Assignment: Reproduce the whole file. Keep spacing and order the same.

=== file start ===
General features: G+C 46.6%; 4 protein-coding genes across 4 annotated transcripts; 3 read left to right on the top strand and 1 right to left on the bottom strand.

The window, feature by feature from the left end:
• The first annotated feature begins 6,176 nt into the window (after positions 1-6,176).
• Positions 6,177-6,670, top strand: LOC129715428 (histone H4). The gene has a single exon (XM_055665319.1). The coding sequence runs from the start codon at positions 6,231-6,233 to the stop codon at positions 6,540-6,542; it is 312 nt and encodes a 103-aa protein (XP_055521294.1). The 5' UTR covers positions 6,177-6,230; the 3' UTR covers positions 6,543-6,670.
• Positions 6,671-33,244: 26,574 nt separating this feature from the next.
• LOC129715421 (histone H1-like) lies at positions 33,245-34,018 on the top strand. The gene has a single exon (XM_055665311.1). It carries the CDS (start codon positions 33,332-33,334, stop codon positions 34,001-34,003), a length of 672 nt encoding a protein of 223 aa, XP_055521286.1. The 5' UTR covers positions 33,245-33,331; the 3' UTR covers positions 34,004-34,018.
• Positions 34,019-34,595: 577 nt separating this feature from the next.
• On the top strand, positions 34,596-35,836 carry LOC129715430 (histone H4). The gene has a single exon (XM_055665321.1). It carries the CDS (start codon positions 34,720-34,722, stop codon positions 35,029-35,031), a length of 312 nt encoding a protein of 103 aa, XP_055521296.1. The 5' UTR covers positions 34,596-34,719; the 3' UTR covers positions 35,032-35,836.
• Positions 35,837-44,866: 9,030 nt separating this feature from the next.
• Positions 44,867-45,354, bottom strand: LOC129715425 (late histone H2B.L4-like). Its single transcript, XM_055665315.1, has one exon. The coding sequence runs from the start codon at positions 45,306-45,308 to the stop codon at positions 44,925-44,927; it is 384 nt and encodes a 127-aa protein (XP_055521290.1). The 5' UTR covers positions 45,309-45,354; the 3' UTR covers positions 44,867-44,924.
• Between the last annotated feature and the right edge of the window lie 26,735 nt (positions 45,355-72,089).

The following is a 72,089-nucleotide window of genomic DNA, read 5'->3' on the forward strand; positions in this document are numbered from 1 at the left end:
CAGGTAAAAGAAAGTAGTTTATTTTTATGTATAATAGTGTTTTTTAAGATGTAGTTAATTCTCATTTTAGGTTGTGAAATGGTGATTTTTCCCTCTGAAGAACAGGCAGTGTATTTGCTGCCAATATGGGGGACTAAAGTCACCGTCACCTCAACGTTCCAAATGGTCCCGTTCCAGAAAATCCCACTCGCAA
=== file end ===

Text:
General features: G+C 46.6%; 4 protein-coding genes across 4 annotated transcripts; 3 read left to right on the top strand and 1 right to left on the bottom strand.

The window, feature by feature from the left end:
• The first annotated feature begins 6,176 nt into the window (after positions 1-6,176).
• Positions 6,177-6,670, top strand: LOC129715428 (histone H4). The gene has a single exon (XM_055665319.1). The coding sequence runs from the start codon at positions 6,231-6,233 to the stop codon at positions 6,540-6,542; it is 312 nt and encodes a 103-aa protein (XP_055521294.1). The 5' UTR covers positions 6,177-6,230; the 3' UTR covers positions 6,543-6,670.
• Positions 6,671-33,244: 26,574 nt separating this feature from the next.
• LOC129715421 (histone H1-like) lies at positions 33,245-34,018 on the top strand. The gene has a single exon (XM_055665311.1). It carries the CDS (start codon positions 33,332-33,334, stop codon positions 34,001-34,003), a length of 672 nt encoding a protein of 223 aa, XP_055521286.1. The 5' UTR covers positions 33,245-33,331; the 3' UTR covers positions 34,004-34,018.
• Positions 34,019-34,595: 577 nt separating this feature from the next.
• On the top strand, positions 34,596-35,836 carry LOC129715430 (histone H4). The gene has a single exon (XM_055665321.1). It carries the CDS (start codon positions 34,720-34,722, stop codon positions 35,029-35,031), a length of 312 nt encoding a protein of 103 aa, XP_055521296.1. The 5' UTR covers positions 34,596-34,719; the 3' UTR covers positions 35,032-35,836.
• Positions 35,837-44,866: 9,030 nt separating this feature from the next.
• Positions 44,867-45,354, bottom strand: LOC129715425 (late histone H2B.L4-like). Its single transcript, XM_055665315.1, has one exon. The coding sequence runs from the start codon at positions 45,306-45,308 to the stop codon at positions 44,925-44,927; it is 384 nt and encodes a 127-aa protein (XP_055521290.1). The 5' UTR covers positions 45,309-45,354; the 3' UTR covers positions 44,867-44,924.
• Between the last annotated feature and the right edge of the window lie 26,735 nt (positions 45,355-72,089).

The following is a 72,089-nucleotide window of genomic DNA, read 5'->3' on the forward strand; positions in this document are numbered from 1 at the left end:
CAGGTAAAAGAAAGTAGTTTATTTTTATGTATAATAGTGTTTTTTAAGATGTAGTTAATTCTCATTTTAGGTTGTGAAATGGTGATTTTTCCCTCTGAAGAACAGGCAGTGTATTTGCTGCCAATATGGGGGACTAAAGTCACCGTCACCTCAACGTTCCAAATGGTCCCGTTCCAGAAAATCCCACTCGCAA